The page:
When does in-file metadata matter, and what tools on galaxy can help me do so?

variant

#1

Hello. I’m completely new to bioinformatics and I need to analyze some C. elegans paired-end whole genome sequencing data from illumina NovaSeq 6000. I’ve been reading and comparing multiple manuals for beginners, and I’ve come across MiModD’s manual “Mapping by sequencing: identification of a phenotype-causing mutation in a nematode genome”. It uses MiModD tools and stresses that some tools (including MiModD alignment tools) might fail to work without proper in-file metadata.

Since I’ve read that the best tools for nematode wgs analysis is Bowtie2 or BWA-MEM for alignment (BBMap even better but not on the servers) and FreeBayes for variant calling - I’m not particularly worried about compatibility with MiModD alignment tools. However, I do not think my files come with in-file metadata and I do not know whether that will affect Bowtie2/ BWA-MEM and FreeBayes. Can someone please shed some light for me? Some advice for this newbie would also be appreciated.


#2

Hi and welcome, fcy!

You have done a good bit of reading, obviously, before asking here, but it looks like it is necessary to put a few things into perspective still.
It is true that Bowtie2 and BWA-MEM are excellent aligners, just like FreeBayes is an excellent variant caller - not just for C.elegans data, but in general. MiModD, on the other hand, is a complete suite of tools for identifying phenotype-causing mutations from genetic screens in model organisms. As part of its functionality, MiModD comes with samtools/bcftools, which it uses, among other things, for variant calling. For the alignment step, MiModD allows you to use any modern aligner, including bowtie2 or bwa-mem. For use on local machines (desktops and notebooks), MiModD offers the snap aligner as a built-in choice because this is the most performant solution on many typical single machines. On usegalaxy.org, the recommended aligner would, in fact, be Bowtie2 (see https://sourceforge.net/p/mimodd/wiki/MiModD%20on%20public%20Galaxy%20servers/).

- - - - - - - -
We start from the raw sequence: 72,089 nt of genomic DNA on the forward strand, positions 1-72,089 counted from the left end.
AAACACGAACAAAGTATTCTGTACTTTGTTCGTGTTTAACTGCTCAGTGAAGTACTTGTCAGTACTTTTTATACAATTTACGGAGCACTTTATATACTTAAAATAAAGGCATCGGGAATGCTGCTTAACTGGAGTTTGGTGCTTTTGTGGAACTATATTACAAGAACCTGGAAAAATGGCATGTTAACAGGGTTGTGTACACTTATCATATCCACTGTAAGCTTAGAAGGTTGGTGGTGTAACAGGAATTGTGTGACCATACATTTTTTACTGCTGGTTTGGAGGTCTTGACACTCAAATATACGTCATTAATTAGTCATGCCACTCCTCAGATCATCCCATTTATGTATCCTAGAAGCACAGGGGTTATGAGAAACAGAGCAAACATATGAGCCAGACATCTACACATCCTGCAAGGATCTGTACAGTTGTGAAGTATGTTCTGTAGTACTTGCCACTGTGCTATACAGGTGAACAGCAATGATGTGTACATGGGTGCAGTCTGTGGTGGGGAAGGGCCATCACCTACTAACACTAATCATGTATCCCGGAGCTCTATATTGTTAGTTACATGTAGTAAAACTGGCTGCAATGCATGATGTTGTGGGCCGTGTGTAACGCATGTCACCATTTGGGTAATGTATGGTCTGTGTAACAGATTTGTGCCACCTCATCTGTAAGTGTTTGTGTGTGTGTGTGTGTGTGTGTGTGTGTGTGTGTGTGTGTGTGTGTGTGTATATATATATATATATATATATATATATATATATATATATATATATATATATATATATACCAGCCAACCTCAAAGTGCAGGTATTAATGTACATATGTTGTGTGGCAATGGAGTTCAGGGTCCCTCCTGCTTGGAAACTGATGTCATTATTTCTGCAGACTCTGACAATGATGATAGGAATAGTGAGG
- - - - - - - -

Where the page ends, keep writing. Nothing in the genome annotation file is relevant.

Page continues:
Now what MiModD offers on top of variant calling is causative variant mapping, which is usually a key component of your analysis workflow if you have a mutant line of say worms obtained from a random mutagenesis screen. If you really want to go for the combination bowtie2/freebayes for producing a list of variants found in the mutant line, the resulting output is unlikely to be directly compatible with downstream MiModD tools (you could certainly make it compatible with a bit of command line effort, but then you said you were new to bioinformatics).
OTOH, if you go with the combination of bowtie2/bcftools (accesible via the MiModD tool suite) there is no problem at all. It is true that several papers demonstrate that freebayes is a bit better than bcftools mpileup/call in certain situations, but be assured the relatively small difference between these tools will almost certainly not affect you (unless I’m mistaken about your use case, and you are going to do some professional genome curation effort).

Finally, to answer your concrete question: the in-file metadata you are referring to is just an ID for your sequencing data and a sample name that the MiModD variant caller expects for each of your samples. You have to make sure the aligner adds this information to its BAM format output, or you would have to add it yourself later. The Galaxy wrapper for Bowtie2 has text boxes for entering these two pieces of info (and more) and that’s all.

Summary:


#3

Thank you wm75!

I’m looking for a homozygous phenotype causing mutation in my genomic DNA, induced by EMS and backcrossed to filter out background variations - so it’s a fairly simple and straightforward setup.

You’re probably right about the small improvement gap between using the MiModD workflow and using Bowtie2/Freebayes, but I’d like to maximize my chances of finding my mutation. My current workflow and progress is like this: FASTQC - Trimmomatic - Bowtie2 - FreeBayes. I’ve run into 2 issues:

  1. I read about post-processing FreeBayes calls with VCFAllelicPrimitives tool in Galaxy Main. What does this tool do? Is it necessary? This tool is not available in Galaxy Main at the moment, what other tools can I use in its place?

  2. I have data from three strains for variant subtraction. Which tools are available in Galaxy Main to do this, and how should I compare these tools?

Thank you.


#4

This tool is available at Galaxy Main https://usegalaxy.org. Search the tool panel with the full tool name to find it. The tool form describes what it does.


#5

You don’t say whether you used freebayes to call the variants from all your samples together (the recommended approach) and now have 1 vcf, or whether you ran things separately and have 3 files now.


#6

I ran all of them together.


#7

Thank you Jen, I’ll look it up!


#8

I see. You should be able to use MiModD VCF Filter for simple variant subtraction then. You won’t be able to make use of all possible settings (because some VCF keys expected by MiModD will not exist in the freebayes-generated VCF), but filtering for genotypes (combined with depth of coverage) should work fine I’d guess.

You do not need to care about variant normalization with VCFAllelicPrimitives.